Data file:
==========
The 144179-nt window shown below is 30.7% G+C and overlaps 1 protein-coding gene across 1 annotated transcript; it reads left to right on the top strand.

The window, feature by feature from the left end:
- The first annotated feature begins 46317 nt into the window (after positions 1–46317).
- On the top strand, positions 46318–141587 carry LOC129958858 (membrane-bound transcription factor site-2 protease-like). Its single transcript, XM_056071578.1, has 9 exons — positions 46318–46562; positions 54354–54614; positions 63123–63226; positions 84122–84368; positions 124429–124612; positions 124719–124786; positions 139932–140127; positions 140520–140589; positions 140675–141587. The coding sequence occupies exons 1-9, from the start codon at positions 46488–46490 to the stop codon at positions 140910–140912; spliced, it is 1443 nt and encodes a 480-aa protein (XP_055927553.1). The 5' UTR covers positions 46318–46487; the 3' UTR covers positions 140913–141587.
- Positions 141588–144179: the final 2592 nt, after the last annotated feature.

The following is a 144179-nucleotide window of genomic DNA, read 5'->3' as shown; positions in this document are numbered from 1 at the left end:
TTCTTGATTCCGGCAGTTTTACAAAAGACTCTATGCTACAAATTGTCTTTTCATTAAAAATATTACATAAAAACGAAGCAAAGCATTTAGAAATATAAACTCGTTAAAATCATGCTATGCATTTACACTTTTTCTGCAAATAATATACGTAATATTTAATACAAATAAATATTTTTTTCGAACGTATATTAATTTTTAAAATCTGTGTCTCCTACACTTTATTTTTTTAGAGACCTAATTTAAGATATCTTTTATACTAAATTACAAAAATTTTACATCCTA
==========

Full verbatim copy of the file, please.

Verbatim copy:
The 144179-nt window shown below is 30.7% G+C and overlaps 1 protein-coding gene across 1 annotated transcript; it reads left to right on the top strand.

The window, feature by feature from the left end:
- The first annotated feature begins 46317 nt into the window (after positions 1–46317).
- On the top strand, positions 46318–141587 carry LOC129958858 (membrane-bound transcription factor site-2 protease-like). Its single transcript, XM_056071578.1, has 9 exons — positions 46318–46562; positions 54354–54614; positions 63123–63226; positions 84122–84368; positions 124429–124612; positions 124719–124786; positions 139932–140127; positions 140520–140589; positions 140675–141587. The coding sequence occupies exons 1-9, from the start codon at positions 46488–46490 to the stop codon at positions 140910–140912; spliced, it is 1443 nt and encodes a 480-aa protein (XP_055927553.1). The 5' UTR covers positions 46318–46487; the 3' UTR covers positions 140913–141587.
- Positions 141588–144179: the final 2592 nt, after the last annotated feature.

The following is a 144179-nucleotide window of genomic DNA, read 5'->3' as shown; positions in this document are numbered from 1 at the left end:
TTCTTGATTCCGGCAGTTTTACAAAAGACTCTATGCTACAAATTGTCTTTTCATTAAAAATATTACATAAAAACGAAGCAAAGCATTTAGAAATATAAACTCGTTAAAATCATGCTATGCATTTACACTTTTTCTGCAAATAATATACGTAATATTTAATACAAATAAATATTTTTTTCGAACGTATATTAATTTTTAAAATCTGTGTCTCCTACACTTTATTTTTTTAGAGACCTAATTTAAGATATCTTTTATACTAAATTACAAAAATTTTACATCCTA